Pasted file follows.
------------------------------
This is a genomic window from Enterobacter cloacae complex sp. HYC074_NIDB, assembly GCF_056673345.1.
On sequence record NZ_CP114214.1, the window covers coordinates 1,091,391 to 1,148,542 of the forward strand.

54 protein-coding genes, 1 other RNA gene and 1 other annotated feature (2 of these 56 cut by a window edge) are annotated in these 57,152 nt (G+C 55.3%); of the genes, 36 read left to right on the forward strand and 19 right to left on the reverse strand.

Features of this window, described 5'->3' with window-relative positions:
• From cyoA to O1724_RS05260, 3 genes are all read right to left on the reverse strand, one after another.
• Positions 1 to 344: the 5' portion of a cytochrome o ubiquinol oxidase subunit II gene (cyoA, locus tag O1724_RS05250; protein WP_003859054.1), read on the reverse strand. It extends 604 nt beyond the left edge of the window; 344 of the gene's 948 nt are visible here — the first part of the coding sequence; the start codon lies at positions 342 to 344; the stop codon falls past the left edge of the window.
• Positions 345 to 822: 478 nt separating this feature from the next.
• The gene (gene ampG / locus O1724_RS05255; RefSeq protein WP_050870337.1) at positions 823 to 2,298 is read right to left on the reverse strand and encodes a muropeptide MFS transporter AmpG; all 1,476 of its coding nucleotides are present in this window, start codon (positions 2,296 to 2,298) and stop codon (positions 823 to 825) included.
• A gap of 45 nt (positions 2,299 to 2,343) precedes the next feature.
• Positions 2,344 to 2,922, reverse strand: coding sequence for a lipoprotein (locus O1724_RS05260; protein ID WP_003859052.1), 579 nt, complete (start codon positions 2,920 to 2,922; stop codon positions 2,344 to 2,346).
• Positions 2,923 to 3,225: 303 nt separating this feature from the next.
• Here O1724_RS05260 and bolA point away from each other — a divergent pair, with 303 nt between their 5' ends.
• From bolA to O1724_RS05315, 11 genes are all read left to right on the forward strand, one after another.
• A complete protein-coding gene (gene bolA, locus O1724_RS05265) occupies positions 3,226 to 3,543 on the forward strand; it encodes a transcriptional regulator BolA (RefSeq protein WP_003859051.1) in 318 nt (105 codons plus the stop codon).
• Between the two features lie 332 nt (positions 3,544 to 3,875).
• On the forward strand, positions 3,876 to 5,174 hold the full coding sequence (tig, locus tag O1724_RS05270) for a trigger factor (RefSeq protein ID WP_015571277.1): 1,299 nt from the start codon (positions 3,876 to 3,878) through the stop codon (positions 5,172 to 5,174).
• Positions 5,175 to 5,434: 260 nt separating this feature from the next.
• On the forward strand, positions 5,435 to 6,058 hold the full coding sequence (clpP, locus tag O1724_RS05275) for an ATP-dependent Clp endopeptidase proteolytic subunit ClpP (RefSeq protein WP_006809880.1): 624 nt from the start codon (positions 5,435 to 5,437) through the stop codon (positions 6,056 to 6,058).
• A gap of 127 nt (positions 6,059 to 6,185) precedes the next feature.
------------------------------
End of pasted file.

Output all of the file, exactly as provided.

This is a genomic window from Enterobacter cloacae complex sp. HYC074_NIDB, assembly GCF_056673345.1.
On sequence record NZ_CP114214.1, the window covers coordinates 1,091,391 to 1,148,542 of the forward strand.

54 protein-coding genes, 1 other RNA gene and 1 other annotated feature (2 of these 56 cut by a window edge) are annotated in these 57,152 nt (G+C 55.3%); of the genes, 36 read left to right on the forward strand and 19 right to left on the reverse strand.

Features of this window, described 5'->3' with window-relative positions:
• From cyoA to O1724_RS05260, 3 genes are all read right to left on the reverse strand, one after another.
• Positions 1 to 344: the 5' portion of a cytochrome o ubiquinol oxidase subunit II gene (cyoA, locus tag O1724_RS05250; protein WP_003859054.1), read on the reverse strand. It extends 604 nt beyond the left edge of the window; 344 of the gene's 948 nt are visible here — the first part of the coding sequence; the start codon lies at positions 342 to 344; the stop codon falls past the left edge of the window.
• Positions 345 to 822: 478 nt separating this feature from the next.
• The gene (gene ampG / locus O1724_RS05255; RefSeq protein WP_050870337.1) at positions 823 to 2,298 is read right to left on the reverse strand and encodes a muropeptide MFS transporter AmpG; all 1,476 of its coding nucleotides are present in this window, start codon (positions 2,296 to 2,298) and stop codon (positions 823 to 825) included.
• A gap of 45 nt (positions 2,299 to 2,343) precedes the next feature.
• Positions 2,344 to 2,922, reverse strand: coding sequence for a lipoprotein (locus O1724_RS05260; protein ID WP_003859052.1), 579 nt, complete (start codon positions 2,920 to 2,922; stop codon positions 2,344 to 2,346).
• Positions 2,923 to 3,225: 303 nt separating this feature from the next.
• Here O1724_RS05260 and bolA point away from each other — a divergent pair, with 303 nt between their 5' ends.
• From bolA to O1724_RS05315, 11 genes are all read left to right on the forward strand, one after another.
• A complete protein-coding gene (gene bolA, locus O1724_RS05265) occupies positions 3,226 to 3,543 on the forward strand; it encodes a transcriptional regulator BolA (RefSeq protein WP_003859051.1) in 318 nt (105 codons plus the stop codon).
• Between the two features lie 332 nt (positions 3,544 to 3,875).
• On the forward strand, positions 3,876 to 5,174 hold the full coding sequence (tig, locus tag O1724_RS05270) for a trigger factor (RefSeq protein ID WP_015571277.1): 1,299 nt from the start codon (positions 3,876 to 3,878) through the stop codon (positions 5,172 to 5,174).
• Positions 5,175 to 5,434: 260 nt separating this feature from the next.
• On the forward strand, positions 5,435 to 6,058 hold the full coding sequence (clpP, locus tag O1724_RS05275) for an ATP-dependent Clp endopeptidase proteolytic subunit ClpP (RefSeq protein WP_006809880.1): 624 nt from the start codon (positions 5,435 to 5,437) through the stop codon (positions 6,056 to 6,058).
• A gap of 127 nt (positions 6,059 to 6,185) precedes the next feature.